1. Review books -- in gifs.

Gifs -- those infinitely looping images, often with captions -- have become a unique way of communicating online. Incorporating them into a book review is a fun and fresh way to not only communicate what the book is about, but share a personal reaction to the story or highlight the appeal factors of the writing style.

They can be time consuming to do, and I think certain types of books lend themselves well to review in gifs, but they are a big hit with patrons. For some examples, see this review of The Girl of Fire and Thorns by Rae Carson or this review of Unspoken by Sarah Rees Brennan. Finding a few gifs that can explain the plot and a couple that communicate the style and tone of the book can be much more effective than a verbose review, and a lot more entertaining!

2. Curate unique, offbeat booklists.

Tumblr is the place for the offbeat unexpected. Instead of doing a straight romance list for Valentine's Day, a post peppered with gifs recommending "spicy" and "sweet" romances, but also "doomed" loved stories, and nonfiction book about romance novels and the chemistry of attraction breaks away from the ordinary and catches people's attention. The gifs tell why each book might be a fun Valentine’s Day read.

While it's fun to take the time to put together a fun post for special occasions, not every list has to be that complicated. It's very easy to throw up a set of book covers (up to ten images a post) with some favorite titles in a particular genre, like this post on "urban fantasy for literary snobs."

3. Share RA graphics and flowcharts.

More and more libraries are producing their own readers' advisory graphics, and Tumblr makes them very easy to share. These can be easy to make using free online tool, such as PicMonkey and Canva or simple programs like Microsoft Publisher, and readers love sharing them (tens of thousands of times). There's no need to write a post that is too long to read when you can sum up a read-alike in one or two sentences per title. I've previously shared tips for making your own readers' advisory flowcharts and other graphics.  Really, if I can do it, you can, too.

There's no right or wrong format or style to take when making flowcharts or graphics for readers' advisory, and no limit to what can serve as inspiration. Everything goes, from this flowchart to help you choose a book based on your favorite Love, Actually subplot to Pickerington Public Library's charts to help readers pick out which new releases they'd like to read in 2014.

While read-alikes for popular titles and genre guides will always be useful, Tumblr allows for more irreverent booklists or those that cover hot trends.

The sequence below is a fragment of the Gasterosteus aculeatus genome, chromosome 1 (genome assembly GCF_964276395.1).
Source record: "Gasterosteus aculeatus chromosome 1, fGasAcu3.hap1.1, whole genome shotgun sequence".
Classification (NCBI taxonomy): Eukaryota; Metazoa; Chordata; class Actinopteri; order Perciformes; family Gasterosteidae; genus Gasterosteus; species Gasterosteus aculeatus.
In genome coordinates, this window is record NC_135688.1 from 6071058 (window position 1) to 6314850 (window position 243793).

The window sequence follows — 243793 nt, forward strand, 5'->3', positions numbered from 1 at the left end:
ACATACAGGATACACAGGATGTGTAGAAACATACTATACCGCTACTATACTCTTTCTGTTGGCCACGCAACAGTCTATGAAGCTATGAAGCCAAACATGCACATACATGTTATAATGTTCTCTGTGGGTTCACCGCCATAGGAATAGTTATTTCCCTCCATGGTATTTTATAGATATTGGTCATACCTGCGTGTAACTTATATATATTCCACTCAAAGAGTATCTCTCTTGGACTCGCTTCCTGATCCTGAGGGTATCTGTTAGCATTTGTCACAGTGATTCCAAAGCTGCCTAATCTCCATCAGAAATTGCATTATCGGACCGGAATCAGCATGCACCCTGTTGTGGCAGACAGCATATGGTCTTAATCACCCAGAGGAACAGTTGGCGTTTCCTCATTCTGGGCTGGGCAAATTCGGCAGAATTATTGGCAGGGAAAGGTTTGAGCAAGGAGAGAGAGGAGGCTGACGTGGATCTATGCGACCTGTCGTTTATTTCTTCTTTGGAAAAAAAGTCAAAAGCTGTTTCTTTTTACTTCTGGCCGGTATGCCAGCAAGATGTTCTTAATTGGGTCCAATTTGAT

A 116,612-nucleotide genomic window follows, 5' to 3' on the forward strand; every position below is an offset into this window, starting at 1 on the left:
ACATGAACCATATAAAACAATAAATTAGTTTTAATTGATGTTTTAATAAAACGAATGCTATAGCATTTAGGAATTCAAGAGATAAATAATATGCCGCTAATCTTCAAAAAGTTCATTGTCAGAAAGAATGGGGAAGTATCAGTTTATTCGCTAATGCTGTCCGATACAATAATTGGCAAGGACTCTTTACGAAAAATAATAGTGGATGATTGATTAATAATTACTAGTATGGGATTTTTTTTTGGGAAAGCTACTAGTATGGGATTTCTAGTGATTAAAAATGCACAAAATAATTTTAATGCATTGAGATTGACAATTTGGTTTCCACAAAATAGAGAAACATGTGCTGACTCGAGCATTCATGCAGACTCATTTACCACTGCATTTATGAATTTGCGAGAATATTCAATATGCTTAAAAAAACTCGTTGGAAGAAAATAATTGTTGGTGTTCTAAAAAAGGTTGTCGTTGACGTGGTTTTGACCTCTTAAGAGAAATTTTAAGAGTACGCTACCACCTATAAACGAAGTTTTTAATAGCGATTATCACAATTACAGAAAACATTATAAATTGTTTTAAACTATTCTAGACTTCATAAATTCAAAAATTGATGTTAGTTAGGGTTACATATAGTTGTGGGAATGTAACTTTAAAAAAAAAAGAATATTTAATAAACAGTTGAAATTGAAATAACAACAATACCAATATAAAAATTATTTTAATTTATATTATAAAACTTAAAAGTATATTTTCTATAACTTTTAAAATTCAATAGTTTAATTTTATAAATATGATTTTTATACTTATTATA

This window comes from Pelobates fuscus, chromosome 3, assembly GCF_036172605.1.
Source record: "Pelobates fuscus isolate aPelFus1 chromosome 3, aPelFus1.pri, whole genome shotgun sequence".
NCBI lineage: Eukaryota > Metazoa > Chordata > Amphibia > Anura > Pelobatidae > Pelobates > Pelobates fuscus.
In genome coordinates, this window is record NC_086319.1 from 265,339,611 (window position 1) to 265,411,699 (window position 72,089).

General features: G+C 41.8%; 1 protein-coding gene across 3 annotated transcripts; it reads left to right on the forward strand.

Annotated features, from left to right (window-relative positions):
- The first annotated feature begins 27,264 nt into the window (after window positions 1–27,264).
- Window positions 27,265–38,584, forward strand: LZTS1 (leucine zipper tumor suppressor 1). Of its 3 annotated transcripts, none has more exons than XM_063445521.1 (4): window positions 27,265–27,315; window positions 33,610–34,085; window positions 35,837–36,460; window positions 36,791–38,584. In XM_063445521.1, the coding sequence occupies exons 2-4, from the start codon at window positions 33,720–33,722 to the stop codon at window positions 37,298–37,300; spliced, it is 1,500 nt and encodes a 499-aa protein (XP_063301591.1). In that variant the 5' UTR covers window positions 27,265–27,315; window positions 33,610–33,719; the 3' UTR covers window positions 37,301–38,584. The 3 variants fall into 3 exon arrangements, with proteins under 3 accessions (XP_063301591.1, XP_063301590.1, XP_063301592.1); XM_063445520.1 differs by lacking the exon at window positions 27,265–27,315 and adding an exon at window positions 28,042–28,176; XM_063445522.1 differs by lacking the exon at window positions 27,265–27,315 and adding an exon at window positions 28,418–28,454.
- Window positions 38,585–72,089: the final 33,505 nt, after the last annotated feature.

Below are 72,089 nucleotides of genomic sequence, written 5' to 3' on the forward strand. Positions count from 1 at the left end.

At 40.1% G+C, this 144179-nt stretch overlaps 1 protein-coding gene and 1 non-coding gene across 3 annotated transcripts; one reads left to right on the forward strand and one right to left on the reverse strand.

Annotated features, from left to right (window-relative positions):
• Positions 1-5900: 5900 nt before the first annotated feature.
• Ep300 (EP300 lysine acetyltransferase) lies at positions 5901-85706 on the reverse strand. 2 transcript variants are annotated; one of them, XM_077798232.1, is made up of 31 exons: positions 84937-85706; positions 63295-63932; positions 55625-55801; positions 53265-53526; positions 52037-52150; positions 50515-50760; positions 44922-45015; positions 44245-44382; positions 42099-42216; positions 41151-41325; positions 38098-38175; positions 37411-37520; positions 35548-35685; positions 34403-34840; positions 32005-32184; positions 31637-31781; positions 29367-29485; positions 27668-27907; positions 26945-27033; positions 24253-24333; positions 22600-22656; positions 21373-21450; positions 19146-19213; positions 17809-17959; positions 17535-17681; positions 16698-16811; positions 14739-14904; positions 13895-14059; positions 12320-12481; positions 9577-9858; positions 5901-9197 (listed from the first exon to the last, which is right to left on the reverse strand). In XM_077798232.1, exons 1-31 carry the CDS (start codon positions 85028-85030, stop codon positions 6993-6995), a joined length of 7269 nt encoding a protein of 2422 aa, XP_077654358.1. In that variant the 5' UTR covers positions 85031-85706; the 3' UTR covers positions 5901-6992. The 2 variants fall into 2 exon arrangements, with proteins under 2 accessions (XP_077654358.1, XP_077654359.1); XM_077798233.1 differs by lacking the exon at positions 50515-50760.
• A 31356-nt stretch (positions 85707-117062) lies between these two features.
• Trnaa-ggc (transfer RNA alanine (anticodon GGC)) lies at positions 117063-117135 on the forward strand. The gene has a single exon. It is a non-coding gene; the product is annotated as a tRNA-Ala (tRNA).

4. Offer personalized recommendations through the ask box.

Tumblr has a unique feature that separates it from other social media platforms. You can enable one of tumblr's unique features— the "ask" box; this can be a great tool for readers' advisory. Not only can individual users ask the library questions, librarians can share their responses on their dashboard. Users can ask anonymously, which isn't an option on Facebook or Twitter.

If someone asks for recommendations based on a particular title or author, a librarian can not only respond, he or she can reach a wider audience by making the information available to everyone who might also be looking for not another copycat sci-fi or fantasy title or a book for a teen who loves action movies but isn't a big reader. This is a little less formal than a more robust "Your Next 5 Books" program and a great service for patrons who might not ever come into the library to ask in person. Unlike a one-on-one readers' advisory interview, you can share the suggestions with a wider audience, too.

5. Bring book clubs online.

Last fall, Tumblr started #reblogbookclub, which encouraged Tumblr users to read Fangirl by Rainbow Rowell and discuss it, make fan art about it, and create a community reading experience. It was tons of fun, and libraries can easily grab a hashtag and create their own book clubs on Tumblr or host a one community, one book event on the platform. Since users don't all have to be present in the same place and time in order to discuss the book and can contribute in a variety of formats, Tumblr is an ideal place host book discussions.

Social media allows libraries a platform to foster discussion and create a sense of community. It provides an interactive space where librarians can get out from behind the reference desk and connect with patrons in new, exciting, and unconventional ways. Tumblr allows libraries to capitalize on the existing literary community and reach a new segment of our service population. 

(Psst, NoveList is on Tumblr, too). 

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Molly Wetta is the YA and Media Selector at Lawrence Public Library in Lawrence, KS, where she wrangles a teen book club and manages the library's Tumblr. She also contributes to YALSA's young adult literature blog, The Hub